With the Republican primary election process in full swing, politically aware students around campus are taking note of the candidates. Student groups like the Knox Democrats are holding viewing sessions for students in Post lobby in order to spread awareness.
Freshman Frank Foster-Bolton, who identifies with the Democratic Party, chose to attend the Bloomberg debate screening because he was interested in learning more about President Obama’s possible opposing candidates.
“I wanted to know more about Herman Cain. I had heard about the attention he was drawing from the right, but I didn’t know anything about him. I wanted to see how they acted more than what their policy ideas were. I wanted to see who looked like he could be president,” Bolton said.
Freshman Dan Bloethe, who also considers himself a Democrat, chose to attend for a different reason.
“I went because I wanted to see how the Republicans would elaborate on what they would do about the economy. They had been challenging Obama’s job legislation, and I wanted to see their alternatives,” Bloethe said.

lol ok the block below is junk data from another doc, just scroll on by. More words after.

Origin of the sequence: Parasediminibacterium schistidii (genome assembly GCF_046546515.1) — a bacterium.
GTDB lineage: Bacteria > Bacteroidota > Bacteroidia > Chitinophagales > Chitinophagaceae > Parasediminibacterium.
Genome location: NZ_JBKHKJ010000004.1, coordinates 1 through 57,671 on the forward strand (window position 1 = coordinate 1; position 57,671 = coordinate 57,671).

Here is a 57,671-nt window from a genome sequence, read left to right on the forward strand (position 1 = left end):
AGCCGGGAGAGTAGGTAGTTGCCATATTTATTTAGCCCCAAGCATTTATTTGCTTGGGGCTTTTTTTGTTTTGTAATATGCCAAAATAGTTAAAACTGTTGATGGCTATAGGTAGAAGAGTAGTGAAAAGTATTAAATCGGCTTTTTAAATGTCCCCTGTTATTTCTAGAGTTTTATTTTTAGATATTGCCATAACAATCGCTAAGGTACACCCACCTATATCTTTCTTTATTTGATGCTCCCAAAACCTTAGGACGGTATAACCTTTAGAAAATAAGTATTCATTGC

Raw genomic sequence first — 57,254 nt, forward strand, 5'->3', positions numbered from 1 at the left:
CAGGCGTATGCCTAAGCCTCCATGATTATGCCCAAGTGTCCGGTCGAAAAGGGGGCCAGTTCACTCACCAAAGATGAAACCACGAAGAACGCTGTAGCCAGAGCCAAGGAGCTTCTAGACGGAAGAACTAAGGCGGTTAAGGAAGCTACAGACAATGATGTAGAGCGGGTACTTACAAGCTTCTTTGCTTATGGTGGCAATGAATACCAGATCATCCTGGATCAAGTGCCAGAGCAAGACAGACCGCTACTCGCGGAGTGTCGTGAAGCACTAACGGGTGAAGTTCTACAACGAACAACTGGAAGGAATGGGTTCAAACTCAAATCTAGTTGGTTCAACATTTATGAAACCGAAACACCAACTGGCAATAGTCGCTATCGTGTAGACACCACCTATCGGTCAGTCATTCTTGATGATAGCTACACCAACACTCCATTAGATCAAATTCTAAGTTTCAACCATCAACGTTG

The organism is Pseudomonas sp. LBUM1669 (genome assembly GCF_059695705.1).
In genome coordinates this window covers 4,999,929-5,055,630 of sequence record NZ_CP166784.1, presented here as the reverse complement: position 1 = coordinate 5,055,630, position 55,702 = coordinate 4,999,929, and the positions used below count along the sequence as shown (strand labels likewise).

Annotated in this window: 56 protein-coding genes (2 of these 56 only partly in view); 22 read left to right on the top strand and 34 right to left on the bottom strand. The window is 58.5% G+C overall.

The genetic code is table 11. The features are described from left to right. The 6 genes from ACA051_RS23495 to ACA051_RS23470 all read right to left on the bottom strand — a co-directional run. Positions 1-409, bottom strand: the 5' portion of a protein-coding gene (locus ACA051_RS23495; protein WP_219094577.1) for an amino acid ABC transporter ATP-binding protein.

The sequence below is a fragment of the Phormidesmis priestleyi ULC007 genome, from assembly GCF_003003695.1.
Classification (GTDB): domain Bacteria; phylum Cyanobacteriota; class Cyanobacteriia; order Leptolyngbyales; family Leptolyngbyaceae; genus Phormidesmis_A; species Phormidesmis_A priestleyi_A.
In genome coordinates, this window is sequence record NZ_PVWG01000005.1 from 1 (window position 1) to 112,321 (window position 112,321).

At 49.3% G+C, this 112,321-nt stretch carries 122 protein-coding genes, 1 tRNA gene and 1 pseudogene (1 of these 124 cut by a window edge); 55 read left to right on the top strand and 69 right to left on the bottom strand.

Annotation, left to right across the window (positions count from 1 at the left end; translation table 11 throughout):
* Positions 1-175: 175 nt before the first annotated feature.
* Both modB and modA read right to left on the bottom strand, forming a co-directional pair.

Political awareness in general seems to be growing on campus, especially with the rise of the Occupy movement, which many students have chosen to support. However, it is still a choice and dedication that individuals must make.
“I think that the Occupy movement has made students think about politics more, but it’s still a commitment that people have to make on their own,” Bloethe said.
Conservative students on campus also support the opening up of political discussion.
“I love engaging in conversation in people, because it’s usually a good back and forth between people who have developed ideas on their own and then aligned themselves with a political party.”
However, no candidate has appeared to take the lead among student support.
“The person who seems to be making the most news right now seems to be Herman Cain. But I think that if they looked at his policies, students would really identify with Ron Paul. Because he’s a libertarian, he’s all about being able to take care of yourself and his policies reflect that. I agree with him on most things except for his foreign policy,” senior Karl Bair said.
The purpose of opening discourse between students is primarily focused around building an understanding for oneself.
“I think that most people get their political information from Jon Stewart and Stephen Colbert; this just serves to influence instead of inform,” Bair said.